The Affordable Care Act (ACA) was signed into law in the US by then-president Obama in 2010. Many of the health insurance changes made possible by the ACA are particularly important for women living with HIV.
It is important to note that, as of this writing, the ACA is still in effect, despite high-profile attacks and repeated efforts to weaken the law by certain lawmakers and the previous US administration. The previous administration also attempted to revise various provisions of the ACA, as well as rules regarding healthcare rights, in order to limit or deny access to healthcare for certain members of the US population, such as immigrants and transgender people. Current President Biden is reversing some of these changes, and others are being challenged in court. In June 2021, the US Supreme Court dismissed a lawsuit challenging the ACA. However, other lawsuits, including challenges to what medications (e.g., PrEP) must be covered, have been filed. It may be a good idea to check online for possible recent changes in healthcare access since this fact sheet was last updated, and whether or not these changes are in effect.
Why is the ACA important for women living with HIV in the US?
Many states have chosen to expand their Medicaid coverage, making it easier for low-income women living with HIV to get access to care.
In the past, people living with HIV had a difficult time getting access to the care and treatment they needed for HIV. They were often charged higher rates, and some were denied coverage altogether because they were living with HIV. The ACA stops insurers from denying coverage and charging higher rates for those with pre-existing conditions such as HIV.
Before the ACA, people living with HIV and with low incomes had a more difficult time accessing Medicaid. Medicaid is funded jointly by federal and state governments and handled separately by each state. This government program provides health insurance coverage to low-income people. However, many people living with HIV who have low incomes did not qualify because people needed to be both low-income AND fit into one of several qualifying groups (e.g., pregnant women, children, parents with dependent children, and people with disabilities) to be eligible for Medicaid.
Because of these requirements, many low-income women living with HIV who did not have children unfortunately had to get a diagnosis of AIDS in order to be considered disabled and qualify for Medicaid. Many states have chosen to expand their Medicaid coverage, making it easier for low-income women living with HIV to get access to care. However, some states, including several with the highest numbers of people living with HIV, have chosen not to expand their Medicaid coverage.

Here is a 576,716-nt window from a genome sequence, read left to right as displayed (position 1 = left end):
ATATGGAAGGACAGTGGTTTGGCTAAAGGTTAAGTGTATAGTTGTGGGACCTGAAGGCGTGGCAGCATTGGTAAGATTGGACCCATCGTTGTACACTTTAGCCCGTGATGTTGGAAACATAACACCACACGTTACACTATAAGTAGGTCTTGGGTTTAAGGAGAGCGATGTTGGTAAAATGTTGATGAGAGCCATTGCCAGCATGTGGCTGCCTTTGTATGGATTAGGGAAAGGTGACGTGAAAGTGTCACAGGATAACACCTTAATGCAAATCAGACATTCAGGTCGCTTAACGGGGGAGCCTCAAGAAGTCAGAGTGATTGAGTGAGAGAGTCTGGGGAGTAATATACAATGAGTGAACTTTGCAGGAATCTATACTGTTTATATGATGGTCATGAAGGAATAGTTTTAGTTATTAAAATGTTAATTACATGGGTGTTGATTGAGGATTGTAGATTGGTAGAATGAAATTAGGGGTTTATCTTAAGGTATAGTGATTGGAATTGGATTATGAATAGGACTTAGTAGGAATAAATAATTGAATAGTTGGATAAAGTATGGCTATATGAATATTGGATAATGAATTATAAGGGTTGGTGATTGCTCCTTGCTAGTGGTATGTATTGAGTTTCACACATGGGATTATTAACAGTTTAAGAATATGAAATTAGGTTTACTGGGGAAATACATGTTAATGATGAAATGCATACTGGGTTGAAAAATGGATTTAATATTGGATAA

Women often feel the burden of health care costs more than men. Generally, women earn less than men. In addition, most women living with HIV have children or others living in their household who need care. It does not help matters that insurance companies have often charged women more than men for the same health insurance and have been able to list pregnancy as a pre-existing condition (also a cause for charging more or refusing coverage altogether). The combination of these factors has made it especially difficult for women living with HIV to get the care and treatment they need to stay healthy.
The ACA provides for several changes that can dramatically improve the health of women living with HIV. These include:
Increasing access to care
- Lets states provide access to Medicaid for people living below 138 percent of the federal poverty level. In addition, Medicaid eligibility is now determined based on income alone; you no longer must be disabled to qualify. In 2012, however, the United States Supreme Court ruled that it was unconstitutional to require states to expand their Medicaid coverage. Therefore, states can choose whether or not to expand coverage.
As a result, only some states have chosen to expand their Medicaid coverage and change their eligibility requirements based on the ACA. Many of the states that have decided not to expand Medicaid are also those with the highest numbers of people living with HIV.
- Provides marketplaces or exchanges in their state to people without employer-sponsored insurance or Medicaid access to affordable health insurance where they can buy health insurance. For those who have trouble paying, federal tax credits and subsidies (money the government gives you) make the insurance premiums more affordable. Temporary additional subsidies during the COVID-19 pandemic are ending/have ended in many places.